Saturday, July 11, 2009

Southpaw - An In-Depth Look

The southpaw term is used for many reasons but for our purposes it is to connotate the position in fighting where the fighter has their right foot forward versus the traditional pose of the left foot forward. Of more interest to us is the advantages and disadvantages of one fighter having their left foot forward and the other having their right foot forward, and the reciprocal.

There is a long history of ancient cultures including the Greeks, Romans, and Chinese that prejudice left-handed use. It is seen as sinister, wicked, evil, etc. and many of the words for such are derived from the word left in these languages (http://en.wikipedia.org/wiki/Left-handedness). In Chinese culture the major philosophies and religions believe in the universe spinning from left to right and things must always start on the left and move toward the right to remain in harmony. This expresses itself is in many of the Kung Fu forms that we see and is heavily documented in Tai Chi.

It is interesting as to why people usually place the left foot forward. It may very well be the majority of right hand dominant people versus left-hand dominant people. It may be a subconscious desire to protect the right kidney since it hangs slightly lower than the left, partially exposed without full protection of the rib cage. Placing the right side in the rear offers more protection to the flank. Keeping the powerful right in reserve if they are a righty. Who knows. It is not in the scope of this article to determine the root of these beliefs but rather what effect the Southpaw stance has on fighting.

What we do know is that people use this stance when they fight and knowing the advantages and disadvantages to its use can be quite beneficial. Here are some of the pros and cons to having your left foot forward while your opponent has their right and vice versus.

Pros:
  1. Easier to attack the flank.
  2. Cuts off the opponents second hand from attacking when on the outside.
  3. Sets up for trips, sweeps, take-downs.
  4. If dominant hand is forward - offers a stronger jab.
  5. If on the inside it squares up your opponent offering clear shots to solid targets. Exposes the groin to attacks with kicks, grabs, strikes, knees.

Cons:
  1. When on the inside you are in reach of both hands and susceptible to attacks not normally possible when directly in front of your opponent.
  2. Opponent can attack your flank hitting vital or destructive targets.
  3. Groin is exposed to kicks.
  4. Legs are side by side if opponent is on your inside making you more vulnerable to double leg takedowns.
  5. Fighting southpaw allows your opponent to sweep your foot when you shuffle in and if you circle to their inside you are walking right into their cross.
  6. This position also affects your range, placing the jab closer to your opponent and keeping the cross so far away that it is often out of range and awkward to throw unless the other person makes a mistake.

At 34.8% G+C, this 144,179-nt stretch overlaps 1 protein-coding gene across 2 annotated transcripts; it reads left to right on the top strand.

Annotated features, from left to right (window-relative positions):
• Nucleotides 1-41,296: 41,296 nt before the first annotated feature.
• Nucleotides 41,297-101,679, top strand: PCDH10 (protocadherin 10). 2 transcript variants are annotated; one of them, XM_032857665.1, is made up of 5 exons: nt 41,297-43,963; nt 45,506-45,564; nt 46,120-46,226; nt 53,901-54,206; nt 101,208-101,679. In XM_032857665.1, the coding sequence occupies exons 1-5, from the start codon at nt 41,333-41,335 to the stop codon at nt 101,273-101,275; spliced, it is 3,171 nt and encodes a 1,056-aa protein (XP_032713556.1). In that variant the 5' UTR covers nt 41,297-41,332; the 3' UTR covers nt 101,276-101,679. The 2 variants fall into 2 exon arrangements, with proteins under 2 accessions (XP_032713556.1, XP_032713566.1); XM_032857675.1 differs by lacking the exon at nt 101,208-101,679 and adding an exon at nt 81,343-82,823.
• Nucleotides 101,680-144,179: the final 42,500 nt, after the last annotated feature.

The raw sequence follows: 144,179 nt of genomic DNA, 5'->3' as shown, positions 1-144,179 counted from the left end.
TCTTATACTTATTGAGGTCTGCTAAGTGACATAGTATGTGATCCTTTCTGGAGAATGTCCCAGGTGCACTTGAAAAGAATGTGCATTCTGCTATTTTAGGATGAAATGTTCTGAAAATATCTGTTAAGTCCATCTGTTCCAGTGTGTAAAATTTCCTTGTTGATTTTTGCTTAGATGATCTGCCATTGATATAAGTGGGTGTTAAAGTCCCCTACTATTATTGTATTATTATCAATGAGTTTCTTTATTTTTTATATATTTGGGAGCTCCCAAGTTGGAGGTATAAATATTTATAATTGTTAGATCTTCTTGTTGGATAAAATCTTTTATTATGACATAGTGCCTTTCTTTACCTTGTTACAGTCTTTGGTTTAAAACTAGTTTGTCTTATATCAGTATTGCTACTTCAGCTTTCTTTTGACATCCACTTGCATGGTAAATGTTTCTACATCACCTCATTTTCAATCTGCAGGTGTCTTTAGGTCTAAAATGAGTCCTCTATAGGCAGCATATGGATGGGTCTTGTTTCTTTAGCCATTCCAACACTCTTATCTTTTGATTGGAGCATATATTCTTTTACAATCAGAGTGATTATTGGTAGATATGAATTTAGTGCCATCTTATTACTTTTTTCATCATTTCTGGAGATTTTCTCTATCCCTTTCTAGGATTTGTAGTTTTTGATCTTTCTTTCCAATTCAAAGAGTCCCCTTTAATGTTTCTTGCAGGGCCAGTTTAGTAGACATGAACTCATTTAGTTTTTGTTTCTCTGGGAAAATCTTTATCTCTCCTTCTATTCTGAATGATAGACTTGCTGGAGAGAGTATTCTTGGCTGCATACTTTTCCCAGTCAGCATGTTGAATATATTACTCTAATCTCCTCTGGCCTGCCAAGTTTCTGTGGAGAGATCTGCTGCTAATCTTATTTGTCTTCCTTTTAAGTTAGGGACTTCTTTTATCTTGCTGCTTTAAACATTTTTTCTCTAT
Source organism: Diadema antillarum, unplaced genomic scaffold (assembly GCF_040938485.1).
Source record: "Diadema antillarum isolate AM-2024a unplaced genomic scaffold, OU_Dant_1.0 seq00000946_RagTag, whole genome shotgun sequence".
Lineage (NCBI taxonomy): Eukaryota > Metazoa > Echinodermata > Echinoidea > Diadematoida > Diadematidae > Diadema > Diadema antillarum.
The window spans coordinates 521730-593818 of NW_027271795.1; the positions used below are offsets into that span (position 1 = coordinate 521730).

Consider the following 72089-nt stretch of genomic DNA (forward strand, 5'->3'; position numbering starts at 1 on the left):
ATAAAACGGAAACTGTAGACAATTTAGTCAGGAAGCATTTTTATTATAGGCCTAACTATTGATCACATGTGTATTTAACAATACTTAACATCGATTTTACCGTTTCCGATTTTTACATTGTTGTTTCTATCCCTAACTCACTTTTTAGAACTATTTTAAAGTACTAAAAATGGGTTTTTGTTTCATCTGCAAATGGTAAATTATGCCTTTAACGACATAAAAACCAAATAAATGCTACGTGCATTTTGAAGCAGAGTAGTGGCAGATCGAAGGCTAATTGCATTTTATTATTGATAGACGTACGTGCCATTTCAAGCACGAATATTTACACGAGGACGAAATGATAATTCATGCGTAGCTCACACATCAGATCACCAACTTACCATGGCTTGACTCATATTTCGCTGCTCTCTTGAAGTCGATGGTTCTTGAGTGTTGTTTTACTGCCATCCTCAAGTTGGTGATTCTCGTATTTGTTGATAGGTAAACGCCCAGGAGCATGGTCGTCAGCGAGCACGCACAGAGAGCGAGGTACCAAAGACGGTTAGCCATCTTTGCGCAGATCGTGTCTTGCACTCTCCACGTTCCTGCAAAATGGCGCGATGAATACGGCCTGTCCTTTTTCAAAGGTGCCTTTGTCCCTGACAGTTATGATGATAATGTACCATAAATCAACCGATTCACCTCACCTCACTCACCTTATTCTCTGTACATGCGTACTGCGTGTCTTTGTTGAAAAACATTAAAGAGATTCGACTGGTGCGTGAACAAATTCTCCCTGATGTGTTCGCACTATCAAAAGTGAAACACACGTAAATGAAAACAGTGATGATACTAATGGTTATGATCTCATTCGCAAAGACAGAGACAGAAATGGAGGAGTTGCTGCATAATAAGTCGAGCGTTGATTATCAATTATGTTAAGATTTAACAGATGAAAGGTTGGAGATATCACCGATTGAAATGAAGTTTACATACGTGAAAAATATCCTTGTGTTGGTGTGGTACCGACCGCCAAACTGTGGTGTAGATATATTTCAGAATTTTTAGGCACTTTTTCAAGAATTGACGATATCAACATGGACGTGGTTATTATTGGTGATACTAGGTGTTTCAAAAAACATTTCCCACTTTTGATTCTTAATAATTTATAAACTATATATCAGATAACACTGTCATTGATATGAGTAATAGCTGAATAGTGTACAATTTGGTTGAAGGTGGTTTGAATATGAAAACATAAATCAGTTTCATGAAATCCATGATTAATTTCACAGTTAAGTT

Know your weaknesses and capitalize on your gains.
What to do on the outside:
  1. If you are on the outside you want to remain there if possible, providing you have the correct angle. In this position you should be lighting up your opponent with hooks to the head, ribs, and kidney while attacking the inside line with your other hand using effective combinations.
  2. Ideal position for setting up a few throws like side leg scoop and thigh lift throw.
  3. In fight training it is common to fight one sided. In other words people choose a side to train and often ignore the other side or give it less attention. In these formats a Righty will spend most of their time fighting Righty's while a Lefty or Southpaw will spend most of their time fighting Righty's. This gives the Lefty an advantage as they spend a vast majority of time in this position and develop superior tactics and strategies.

What to do on the inside:
  1. Strike up the middle high and low while being aware of any position changes made by your opponent that may put you at risk.
  2. Kick or Punch to the groin.
  3. Perform Double Leg Takedown.

Examples:
Here are a couple applications from our Kung Fu styles that use this position:
  • Mantis Boxing
    Crazy Ghost Fist - The first move in Beng Bu. This move is a perfect example of proper use of the southpaw. Opponent punches and you move to the outside while blocking the arm and striking the ribs.
  • Tai Chi
    Deflect Parry Punch - exists throughout the long form. In this move you ward-off your opponents arm, use cross circle step to their outside and shift forward to Southpaw bow stance while pinning the arm with your outside hand and striking with the inside.
Southpaw can be a great advantage or a great liability in fighting depending on your skill level with using it. As a rule when I teach beginners I leave it out. If you don't understand the dangers then the advantages are not worth the risk. When you understand match stance (left to left or right to right) then you should begin to play with the Southpaw position.